The Bellingham grocer said that Albertsons will acquire 29 of its so-called core stores in Washington and Oregon, for a base price of $106 million.
Haggen agreed to sell its original stronghold of Pacific Northwest stores to Albertsons in what seems to be the final chapter of a convoluted grocery-empire saga.
In a news release late Friday, the Bellingham grocer said Albertsons will acquire 29 of its so-called core stores, a group of locations in Washington and Oregon that Haggen had intended to retreat into when it became apparent its big expansion in the U.S. Southwest was doomed.
A lengthy contract filed in bankruptcy court indicates Albertsons will pay a “base amount” of $106 million, subject to various adjustments. The deal requires approval from the bankruptcy court in Delaware overseeing the dismantling of Haggen’s remains.
An auction previously scheduled for March 18 has been canceled, Haggen said.
Albertsons bid for only 29 of Haggen’s locations. On Friday Haggen notified Washington state authorities it will be laying off 78 employees in Puyallup and 67 in Port Angeles, as these stores were not included in the deal. The Oregon City, Ore., Haggen also will be closed, provided the court gives its approval to going-out-of-business sales.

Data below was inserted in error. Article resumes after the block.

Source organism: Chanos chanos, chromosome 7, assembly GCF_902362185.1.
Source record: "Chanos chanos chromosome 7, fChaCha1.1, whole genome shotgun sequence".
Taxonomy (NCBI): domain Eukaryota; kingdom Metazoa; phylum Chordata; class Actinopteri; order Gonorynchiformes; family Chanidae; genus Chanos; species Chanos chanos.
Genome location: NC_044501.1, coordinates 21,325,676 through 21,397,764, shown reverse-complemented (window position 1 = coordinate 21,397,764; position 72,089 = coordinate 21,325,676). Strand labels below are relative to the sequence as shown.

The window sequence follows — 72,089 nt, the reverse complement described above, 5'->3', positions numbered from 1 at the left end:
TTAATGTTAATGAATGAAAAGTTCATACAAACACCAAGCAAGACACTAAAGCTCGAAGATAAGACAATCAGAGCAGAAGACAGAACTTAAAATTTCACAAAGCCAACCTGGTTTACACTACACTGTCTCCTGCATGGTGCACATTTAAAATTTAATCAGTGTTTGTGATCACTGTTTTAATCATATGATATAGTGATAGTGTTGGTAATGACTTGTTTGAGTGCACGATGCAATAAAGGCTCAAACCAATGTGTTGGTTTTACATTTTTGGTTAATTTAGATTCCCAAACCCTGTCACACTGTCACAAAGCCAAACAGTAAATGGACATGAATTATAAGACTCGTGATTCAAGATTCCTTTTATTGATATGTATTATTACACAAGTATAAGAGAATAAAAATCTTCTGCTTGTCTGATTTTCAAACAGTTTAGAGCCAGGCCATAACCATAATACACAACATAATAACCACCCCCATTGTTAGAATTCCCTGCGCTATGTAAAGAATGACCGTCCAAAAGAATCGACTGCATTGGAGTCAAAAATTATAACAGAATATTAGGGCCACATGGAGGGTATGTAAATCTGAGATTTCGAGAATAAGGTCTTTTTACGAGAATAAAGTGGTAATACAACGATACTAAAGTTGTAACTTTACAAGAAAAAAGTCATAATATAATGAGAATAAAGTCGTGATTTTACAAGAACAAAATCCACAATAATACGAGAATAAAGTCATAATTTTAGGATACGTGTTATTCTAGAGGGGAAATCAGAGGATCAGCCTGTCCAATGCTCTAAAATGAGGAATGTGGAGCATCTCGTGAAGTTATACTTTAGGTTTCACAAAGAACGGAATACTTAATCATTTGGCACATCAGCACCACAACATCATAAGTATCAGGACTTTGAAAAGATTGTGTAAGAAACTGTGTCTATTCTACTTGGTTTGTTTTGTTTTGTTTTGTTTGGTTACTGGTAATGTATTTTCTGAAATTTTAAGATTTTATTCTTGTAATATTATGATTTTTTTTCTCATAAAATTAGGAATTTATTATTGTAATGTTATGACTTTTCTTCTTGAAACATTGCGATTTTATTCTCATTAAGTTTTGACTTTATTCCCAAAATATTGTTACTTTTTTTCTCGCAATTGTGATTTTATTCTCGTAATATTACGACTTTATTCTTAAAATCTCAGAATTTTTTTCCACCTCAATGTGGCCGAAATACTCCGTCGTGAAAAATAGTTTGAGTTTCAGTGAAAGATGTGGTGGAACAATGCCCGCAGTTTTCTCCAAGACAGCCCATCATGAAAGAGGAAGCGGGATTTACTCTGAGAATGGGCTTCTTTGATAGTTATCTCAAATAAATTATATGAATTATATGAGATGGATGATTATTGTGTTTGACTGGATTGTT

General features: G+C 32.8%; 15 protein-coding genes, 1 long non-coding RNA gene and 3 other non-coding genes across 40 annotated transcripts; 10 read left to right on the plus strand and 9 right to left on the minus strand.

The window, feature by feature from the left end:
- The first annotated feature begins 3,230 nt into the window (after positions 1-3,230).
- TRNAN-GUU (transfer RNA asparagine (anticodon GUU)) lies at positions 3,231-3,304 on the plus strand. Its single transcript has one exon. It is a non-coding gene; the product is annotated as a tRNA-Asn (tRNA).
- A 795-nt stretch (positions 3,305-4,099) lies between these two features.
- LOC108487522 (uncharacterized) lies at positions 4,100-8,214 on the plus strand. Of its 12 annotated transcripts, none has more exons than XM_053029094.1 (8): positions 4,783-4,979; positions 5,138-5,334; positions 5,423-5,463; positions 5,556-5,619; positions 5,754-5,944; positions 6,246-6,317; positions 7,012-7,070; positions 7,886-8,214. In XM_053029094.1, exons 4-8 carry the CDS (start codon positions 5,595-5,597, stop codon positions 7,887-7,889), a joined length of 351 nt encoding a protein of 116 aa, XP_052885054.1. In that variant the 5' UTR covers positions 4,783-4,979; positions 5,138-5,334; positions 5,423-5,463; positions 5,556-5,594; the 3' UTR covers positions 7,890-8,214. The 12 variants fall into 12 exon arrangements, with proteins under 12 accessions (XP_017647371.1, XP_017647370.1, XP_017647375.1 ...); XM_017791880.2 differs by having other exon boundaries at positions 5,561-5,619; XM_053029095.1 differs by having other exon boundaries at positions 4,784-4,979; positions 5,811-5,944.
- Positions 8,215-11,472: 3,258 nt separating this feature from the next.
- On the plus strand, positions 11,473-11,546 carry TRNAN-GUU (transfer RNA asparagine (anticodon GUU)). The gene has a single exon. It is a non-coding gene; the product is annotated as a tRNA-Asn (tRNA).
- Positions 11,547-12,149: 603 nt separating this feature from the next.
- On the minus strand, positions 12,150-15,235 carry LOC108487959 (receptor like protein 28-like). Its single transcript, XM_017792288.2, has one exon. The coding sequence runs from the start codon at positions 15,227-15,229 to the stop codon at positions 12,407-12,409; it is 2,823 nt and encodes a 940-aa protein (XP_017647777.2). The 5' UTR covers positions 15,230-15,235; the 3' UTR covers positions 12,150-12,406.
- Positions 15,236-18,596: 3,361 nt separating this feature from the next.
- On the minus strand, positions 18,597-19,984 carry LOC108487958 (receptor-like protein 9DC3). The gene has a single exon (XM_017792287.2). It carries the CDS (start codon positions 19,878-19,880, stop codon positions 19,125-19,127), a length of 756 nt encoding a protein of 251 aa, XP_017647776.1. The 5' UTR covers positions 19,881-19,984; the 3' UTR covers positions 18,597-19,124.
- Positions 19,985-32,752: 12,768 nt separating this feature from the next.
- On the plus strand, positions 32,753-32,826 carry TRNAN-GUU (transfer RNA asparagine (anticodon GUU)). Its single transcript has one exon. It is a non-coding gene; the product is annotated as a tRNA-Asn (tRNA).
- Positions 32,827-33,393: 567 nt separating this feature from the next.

The deal brings an unlikely ending to an unusually ambitious expansion that briefly led Haggen, a private equity-controlled regional grocer, to become one of the biggest supermarket chains in the West Coast.
Its failure is also a black eye for the antitrust regulators that enabled Haggen to buy 146 stores from Albertsons and Safeway when these companies merged. They wanted to see a strong competitor emerge, but they got pretty much the contrary: Albertsons is far stronger after having absorbed not only Safeway, but a regional Pacific Northwest grocer that dated to 1933.
Neither Albertsons nor the Federal Trade Commission immediately responded to a request for comment. Haggen said it had no comment beyond the news release.
Earlier this week the FTC let it be known on its website that it approved a request by Cerberus Management, the private equity firm that controls the Idaho-based supermarket chain, to buy Haggen.
On Thursday, the FTC told The Seattle Times that while the original sale of Albertsons stores didn’t accomplish “the full results we were looking for,” meaning a new supermarket competitor in the area, at least “most of the divested stores remain supermarkets.”
“It’s best for consumers that these stores continue operating,” even if it’s under Albertsons’ brand, the FTC said.
A local union representing Haggen workers, UFCW Local 367, was the first to discover the FTC’s approval of the deal, and told its members that it was a positive development.
“This news will hopefully end the uncertainty of our members and our communities,” union President Denise Jagielo said in a statement.